$\psi(t) \,=\, f(x + ct) \,-\, f(x - ct)$
for some function $f$. The derivative of $\psi$ at t = 0 is $2 c f'(x)$, which fully defines $f(x)$ up to an (irrelevant) overall constant. So even when the wave is flat, all the information needed to reconstruct the full wave later on is encoded in the transverse velocity profile.
I only pray that some day physics will become so intuitive to me that I can make a point this elegant.

4. I actually did some reading about this, and a book tells me that in a bounded medium like a string or a rigid rod, the total mean energy density across a section A of the medium is:

$\frac {dE} {dt}\;= \; IA\; = \; vEA$, where the E in vEA is the energy per unit volume, and v is the propagation velocity along the string or rod.

The total energy of an oscillator is $\frac {1} {2} m \omega^2 A^2$; the pressure wave travels unimpeded along the string or rod (ignoring friction, heating etc), and the displacement wave is the algebraic sum of 'rotations' of the medium (vertically) perpendicular to the momentum-pressure (moving horizontally).

Energy and momentum are of course conserved, and the medium is 'rotated' by the transverse kinetic component before and after the waves pass through each other and through the same areas $A_i$. The medium again 'reacts' to the propagating momentum-pressure by moving tranversely. And indeed, on a rotating vector diagram, the amplitude vector is perpendicular to the angular frequency vector.
Must be some kind of a rule or something. . .

5. I understand the answer when we're speaking of waves involving oscillation of physical materials which can possess kinetic and potential energy, but what about light waves? There is such thing as an "anti-laser" called a coherent perfect absorber which does exactly what you're asking about, James R, but with lasers. In a CPA the lasers are apparently dissipated as heat, eventually, but in my mind's eye I'm left wondering "where" that energy resides in the physical space of the initial laser junction?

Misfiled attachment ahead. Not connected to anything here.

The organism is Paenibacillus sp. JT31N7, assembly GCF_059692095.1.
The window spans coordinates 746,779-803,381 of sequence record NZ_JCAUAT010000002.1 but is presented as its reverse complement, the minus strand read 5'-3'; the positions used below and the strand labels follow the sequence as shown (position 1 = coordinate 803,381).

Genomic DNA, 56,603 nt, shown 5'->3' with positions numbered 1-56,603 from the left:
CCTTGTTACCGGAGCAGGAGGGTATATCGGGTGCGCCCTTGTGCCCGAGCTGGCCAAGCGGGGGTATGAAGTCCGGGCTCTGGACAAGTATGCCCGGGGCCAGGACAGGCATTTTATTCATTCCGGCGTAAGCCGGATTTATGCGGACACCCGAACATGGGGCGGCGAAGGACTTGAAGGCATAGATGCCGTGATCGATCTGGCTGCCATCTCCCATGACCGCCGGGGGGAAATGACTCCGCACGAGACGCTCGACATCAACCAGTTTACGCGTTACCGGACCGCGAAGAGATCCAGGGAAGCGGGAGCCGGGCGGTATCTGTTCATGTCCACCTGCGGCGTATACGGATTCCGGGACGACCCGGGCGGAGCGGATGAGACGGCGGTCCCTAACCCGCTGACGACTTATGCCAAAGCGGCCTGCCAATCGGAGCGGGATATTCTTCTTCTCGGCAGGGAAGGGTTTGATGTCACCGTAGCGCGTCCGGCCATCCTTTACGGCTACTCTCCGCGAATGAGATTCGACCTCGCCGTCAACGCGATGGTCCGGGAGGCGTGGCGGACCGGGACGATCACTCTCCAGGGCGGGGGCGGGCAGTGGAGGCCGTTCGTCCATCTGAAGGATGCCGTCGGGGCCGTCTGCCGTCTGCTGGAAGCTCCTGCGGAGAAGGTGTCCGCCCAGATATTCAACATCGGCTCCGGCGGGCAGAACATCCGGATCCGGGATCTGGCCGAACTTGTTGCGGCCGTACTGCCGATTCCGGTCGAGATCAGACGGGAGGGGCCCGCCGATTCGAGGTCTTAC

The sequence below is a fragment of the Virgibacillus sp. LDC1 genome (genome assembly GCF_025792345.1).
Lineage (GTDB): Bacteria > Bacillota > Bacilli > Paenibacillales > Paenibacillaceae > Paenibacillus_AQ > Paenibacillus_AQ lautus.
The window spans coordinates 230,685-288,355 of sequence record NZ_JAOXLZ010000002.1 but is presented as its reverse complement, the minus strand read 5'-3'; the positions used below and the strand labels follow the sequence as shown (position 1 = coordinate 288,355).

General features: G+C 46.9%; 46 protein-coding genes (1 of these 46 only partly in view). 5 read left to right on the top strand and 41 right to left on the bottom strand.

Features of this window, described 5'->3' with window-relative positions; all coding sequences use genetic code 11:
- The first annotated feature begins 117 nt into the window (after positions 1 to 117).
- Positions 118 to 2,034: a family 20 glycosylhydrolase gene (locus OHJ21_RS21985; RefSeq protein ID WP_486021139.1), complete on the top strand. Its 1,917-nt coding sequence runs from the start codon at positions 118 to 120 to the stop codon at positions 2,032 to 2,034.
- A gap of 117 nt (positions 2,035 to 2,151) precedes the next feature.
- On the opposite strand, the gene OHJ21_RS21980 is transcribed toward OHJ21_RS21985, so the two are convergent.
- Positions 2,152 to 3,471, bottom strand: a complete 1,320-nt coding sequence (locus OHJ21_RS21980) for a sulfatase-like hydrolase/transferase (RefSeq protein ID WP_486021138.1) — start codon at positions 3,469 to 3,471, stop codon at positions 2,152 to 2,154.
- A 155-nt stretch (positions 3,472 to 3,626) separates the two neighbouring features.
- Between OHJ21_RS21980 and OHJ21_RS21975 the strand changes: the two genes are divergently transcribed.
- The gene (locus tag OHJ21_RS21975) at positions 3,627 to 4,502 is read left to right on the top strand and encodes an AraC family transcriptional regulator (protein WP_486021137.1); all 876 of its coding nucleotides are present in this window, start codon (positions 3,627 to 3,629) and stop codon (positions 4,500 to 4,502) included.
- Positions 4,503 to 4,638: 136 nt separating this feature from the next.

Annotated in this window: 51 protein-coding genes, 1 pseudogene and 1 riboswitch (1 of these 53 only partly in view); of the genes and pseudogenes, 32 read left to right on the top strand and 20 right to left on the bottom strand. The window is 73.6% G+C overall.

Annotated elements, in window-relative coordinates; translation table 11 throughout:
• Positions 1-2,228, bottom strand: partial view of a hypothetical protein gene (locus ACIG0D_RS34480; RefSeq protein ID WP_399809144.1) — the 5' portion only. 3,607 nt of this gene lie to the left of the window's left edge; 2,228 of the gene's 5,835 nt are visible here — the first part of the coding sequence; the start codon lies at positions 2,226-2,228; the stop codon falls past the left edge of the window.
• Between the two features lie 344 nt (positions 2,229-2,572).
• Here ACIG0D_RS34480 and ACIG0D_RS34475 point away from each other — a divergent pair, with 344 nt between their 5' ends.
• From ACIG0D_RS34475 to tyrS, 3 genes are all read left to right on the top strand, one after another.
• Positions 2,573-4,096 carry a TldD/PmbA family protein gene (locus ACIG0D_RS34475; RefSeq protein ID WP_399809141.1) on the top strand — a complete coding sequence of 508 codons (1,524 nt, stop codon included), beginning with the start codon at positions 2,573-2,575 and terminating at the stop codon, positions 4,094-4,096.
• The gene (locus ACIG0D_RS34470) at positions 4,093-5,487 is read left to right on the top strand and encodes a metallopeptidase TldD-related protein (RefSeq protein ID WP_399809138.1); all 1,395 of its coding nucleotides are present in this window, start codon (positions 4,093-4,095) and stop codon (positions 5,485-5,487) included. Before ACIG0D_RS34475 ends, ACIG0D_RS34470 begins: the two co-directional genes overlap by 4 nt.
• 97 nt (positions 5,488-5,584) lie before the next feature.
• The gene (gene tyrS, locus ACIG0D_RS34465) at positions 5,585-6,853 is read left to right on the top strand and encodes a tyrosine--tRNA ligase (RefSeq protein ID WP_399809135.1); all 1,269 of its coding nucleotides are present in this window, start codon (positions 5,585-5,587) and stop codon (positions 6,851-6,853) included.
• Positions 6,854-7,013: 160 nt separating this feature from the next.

6. Ok. Here's my understanding from what people have said so far.

First, for the two pulses propagating in opposite directions along the string: when the string is flat and the pulses are overlapped, the energy of the wave is still there as kinetic energy of the moving string, since even when the string is flat it is still moving. It's about to be non-flat in the next instant.

In general for waves on a string, the energy is shared between potential energy of the stretched string (akin to a spring force) and kinetic energy of the parts of the string as they move.

In the extended-wave counter-propagating case, a standing wave is formed on the string. There is no energy at the nodes, which remain stationary at all times. But the "missing" energy is distributed to the antinodes, meaning that overall energy is conserved.

For the extended-wave co-propagating case, we need to investigate the sources. If the second shaker is to the right of the first, it will generate waves that propagate both left and right. If, to the right of the second shaker, the string is stationary, then either the energy supplied by the second shaker is distributed to the left, or else the second shaker itself is actually absorbing energy from the first shaker. I'm not 100% sure which of these is correct.

7. Originally Posted by RJBeery
I understand the answer when we're speaking of waves involving oscillation of physical materials which can possess kinetic and potential energy, but what about light waves?
You can't really cancel out light waves the way James R has been describing. If you send two light pulses toward each other in opposite directions in such a way that their electric fields cancel out at some moment, then at that same moment the magnetic fields will add up, and vice-versa.

8. Originally Posted by przyk
You can't really cancel out light waves the way James R has been describing. If you send two light pulses toward each other in opposite directions in such a way that their electric fields cancel out at some moment, then at that same moment the magnetic fields will add up, and vice-versa.